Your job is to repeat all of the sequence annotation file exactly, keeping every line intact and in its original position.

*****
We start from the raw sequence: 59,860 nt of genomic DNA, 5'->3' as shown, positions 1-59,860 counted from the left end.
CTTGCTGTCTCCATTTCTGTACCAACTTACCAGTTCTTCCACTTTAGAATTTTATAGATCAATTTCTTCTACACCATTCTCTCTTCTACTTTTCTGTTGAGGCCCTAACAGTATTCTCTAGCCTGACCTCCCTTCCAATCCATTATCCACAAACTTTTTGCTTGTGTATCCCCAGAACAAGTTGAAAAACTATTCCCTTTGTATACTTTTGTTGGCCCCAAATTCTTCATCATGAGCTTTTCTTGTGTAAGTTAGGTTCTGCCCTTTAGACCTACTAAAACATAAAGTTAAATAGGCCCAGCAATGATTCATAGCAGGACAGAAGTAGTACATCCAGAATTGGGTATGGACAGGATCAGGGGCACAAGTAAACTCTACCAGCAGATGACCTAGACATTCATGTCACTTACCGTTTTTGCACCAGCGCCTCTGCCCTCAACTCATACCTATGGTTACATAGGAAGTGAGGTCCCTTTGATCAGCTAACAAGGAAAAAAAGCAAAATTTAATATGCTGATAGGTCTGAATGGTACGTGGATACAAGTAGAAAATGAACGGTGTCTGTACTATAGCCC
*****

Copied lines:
We start from the raw sequence: 59,860 nt of genomic DNA, 5'->3' as shown, positions 1-59,860 counted from the left end.
CTTGCTGTCTCCATTTCTGTACCAACTTACCAGTTCTTCCACTTTAGAATTTTATAGATCAATTTCTTCTACACCATTCTCTCTTCTACTTTTCTGTTGAGGCCCTAACAGTATTCTCTAGCCTGACCTCCCTTCCAATCCATTATCCACAAACTTTTTGCTTGTGTATCCCCAGAACAAGTTGAAAAACTATTCCCTTTGTATACTTTTGTTGGCCCCAAATTCTTCATCATGAGCTTTTCTTGTGTAAGTTAGGTTCTGCCCTTTAGACCTACTAAAACATAAAGTTAAATAGGCCCAGCAATGATTCATAGCAGGACAGAAGTAGTACATCCAGAATTGGGTATGGACAGGATCAGGGGCACAAGTAAACTCTACCAGCAGATGACCTAGACATTCATGTCACTTACCGTTTTTGCACCAGCGCCTCTGCCCTCAACTCATACCTATGGTTACATAGGAAGTGAGGTCCCTTTGATCAGCTAACAAGGAAAAAAAGCAAAATTTAATATGCTGATAGGTCTGAATGGTACGTGGATACAAGTAGAAAATGAACGGTGTCTGTACTATAGCCC